Officials say Economic Outlook Good for Public Lands Transfer

November 19, 2014

By Brian Maffly

“The costs of transferring 30 million acres of public lands to Utah pencil out for the state, according to a team of economists.

But state officials are not quite ready to release the 800-page study that backs up those findings.

State lawmakers pushing the idea — and the public — will have to wait a little while longer to see the proof, officials told an interim legislative panel Wednesday.

The Public Lands Policy Coordinating Office intends to complete an “analytical summary” of the long-anticipated report, freshly completed by economists at three Utah universities after more that a year of data gathering and number crunching, office director Kathleen Clarke told lawmakers.

The economists said Utah could manage federal public lands to harvest oil and gas and timber while providing outdoor recreation and preserving ‘unique landscapes and ecosystems.’ “

Read full story | Salt Lake Tribune

Utah Wildlife Officials, Bishop Bemoan Federal Action on Gunnison Sage Grouse | Deseret News

November 12, 2014

“A decision Wednesday to list the Gunnison sage grouse as threatened under the Endangered Species Act will ultimately hurt the bird more than it will help it, undercutting local efforts to protect the species and instilling tedious layers of government bureaucracy to overcome.

That sentiment, voiced by Utah wildlife officials and echoed by members of the state’s congressional delegation, came in swift reaction to the announcement by the U.S. Fish and Wildlife Service that the bird is receiving a designation as “threatened” under the federal act.”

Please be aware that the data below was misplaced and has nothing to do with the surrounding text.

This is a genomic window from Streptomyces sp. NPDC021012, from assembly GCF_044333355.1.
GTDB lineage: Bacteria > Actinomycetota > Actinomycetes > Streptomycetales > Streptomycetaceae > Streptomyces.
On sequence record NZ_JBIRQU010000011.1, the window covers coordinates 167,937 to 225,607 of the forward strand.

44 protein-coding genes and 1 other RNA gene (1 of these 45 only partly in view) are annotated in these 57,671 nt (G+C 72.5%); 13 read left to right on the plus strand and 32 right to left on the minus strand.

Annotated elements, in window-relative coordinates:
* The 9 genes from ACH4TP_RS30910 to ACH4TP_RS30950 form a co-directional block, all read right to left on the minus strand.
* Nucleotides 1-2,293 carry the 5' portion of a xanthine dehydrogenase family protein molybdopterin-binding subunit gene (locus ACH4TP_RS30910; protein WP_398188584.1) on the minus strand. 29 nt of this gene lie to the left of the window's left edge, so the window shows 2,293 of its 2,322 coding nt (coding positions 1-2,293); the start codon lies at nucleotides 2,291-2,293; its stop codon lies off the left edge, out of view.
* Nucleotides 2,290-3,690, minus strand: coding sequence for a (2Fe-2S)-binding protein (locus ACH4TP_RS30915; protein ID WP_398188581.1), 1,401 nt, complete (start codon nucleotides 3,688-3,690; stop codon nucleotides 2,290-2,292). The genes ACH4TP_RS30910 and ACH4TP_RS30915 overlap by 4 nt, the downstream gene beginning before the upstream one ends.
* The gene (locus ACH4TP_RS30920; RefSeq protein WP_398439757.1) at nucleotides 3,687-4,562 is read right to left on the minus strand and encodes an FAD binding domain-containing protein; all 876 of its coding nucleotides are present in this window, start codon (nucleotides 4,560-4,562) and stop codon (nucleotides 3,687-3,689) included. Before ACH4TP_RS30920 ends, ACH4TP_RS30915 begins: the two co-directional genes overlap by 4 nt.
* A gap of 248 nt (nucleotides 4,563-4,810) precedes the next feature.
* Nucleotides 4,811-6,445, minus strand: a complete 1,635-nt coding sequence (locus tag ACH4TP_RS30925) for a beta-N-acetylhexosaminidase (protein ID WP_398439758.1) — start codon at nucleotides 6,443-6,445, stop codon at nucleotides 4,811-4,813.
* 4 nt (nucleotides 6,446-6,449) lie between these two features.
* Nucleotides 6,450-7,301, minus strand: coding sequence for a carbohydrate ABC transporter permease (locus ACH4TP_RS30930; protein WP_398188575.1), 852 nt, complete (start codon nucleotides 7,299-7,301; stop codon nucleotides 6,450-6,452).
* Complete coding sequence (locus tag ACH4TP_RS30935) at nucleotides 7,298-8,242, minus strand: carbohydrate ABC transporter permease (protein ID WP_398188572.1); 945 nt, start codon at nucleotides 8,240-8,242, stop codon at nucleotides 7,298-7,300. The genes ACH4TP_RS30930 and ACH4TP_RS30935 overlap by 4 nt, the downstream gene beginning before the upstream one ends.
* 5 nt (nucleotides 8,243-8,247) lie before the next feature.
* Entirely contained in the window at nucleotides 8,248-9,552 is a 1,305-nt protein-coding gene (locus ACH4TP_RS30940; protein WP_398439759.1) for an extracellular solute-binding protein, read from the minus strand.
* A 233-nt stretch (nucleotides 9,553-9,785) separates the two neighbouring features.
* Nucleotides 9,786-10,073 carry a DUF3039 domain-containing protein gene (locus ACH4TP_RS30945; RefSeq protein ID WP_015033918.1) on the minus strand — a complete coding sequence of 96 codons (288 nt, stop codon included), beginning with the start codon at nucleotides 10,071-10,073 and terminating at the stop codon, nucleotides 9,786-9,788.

Read full story | Deseret News

Federal Judge Dismisses WWP’s Lawsuit Challenging BLM’s Grazing Management in the Monument

Lower and Upper Lentic Cole Spring

October 23, 2014

Today a federal judge dismissed Western Watersheds Project’s (WWP) lawsuit against the Bureau of Land Management. The lawsuit sought to compel the BLM to take specific actions to improve rangeland health on the grazing allotments in the Grand Staircase-Escalante National Monument (GSENM).

The Federal Land Policy Management Act (FLPMA) directs the BLM to create management plans for grazing allotments within the Monument. The BLM consults with the lessees or permittees involved to create these plans. The plans identify the allotments that meet or do not meet the standards of rangeland health. The BLM then monitors each allotment and collects data to evaluate whether an allotment meets the standards. It also evaluates how effectively each allotment is managed. If the rangeland is below the standards, federal regulations require the monitoring officer to identify the significant factors contributing to this and formulate, propose, and analyze appropriate actions to address the failure. BLM has discretion to take appropriate actions to improve rangeland health.

In 2006, the BLM released Rangeland Health Determinations for all grazing allotments in the GSENM. For those areas not meeting standards, the BLM recommended the appropriate action to achieve health standards. The BLM did not exactly follow its initial recommendations but did take the actions that improved the health of the range. WWP, a conservation group, filed  a lawsuit to compel the BLM to follow its initial recommendations. However, under the law, the BLM is not required to do this, which today’s ruling reflects.

The BLM demonstrated significant progress towards meeting rangeland health standards and that it has discretion to decide which steps to take to improve rangeland. Judge Clark Waddoups agreed with the BLM and dismissed the WWP’s lawsuit, refusing to compel the BLM to take any particular actions as long as the BLM’s activities improved the grazing allotments.

The State of Utah, Garfield, and Kane counties were parties to this lawsuit supporting the BLM’s position. This is a victory for the State and counties because it leaves the on-the-ground decisions to the ranchers, the BLM field employees, and the counties. Judge Waddoups’ ruling puts the power back where it belongs – not with the federal courts but with the locals, who are directly affected by the range conditions.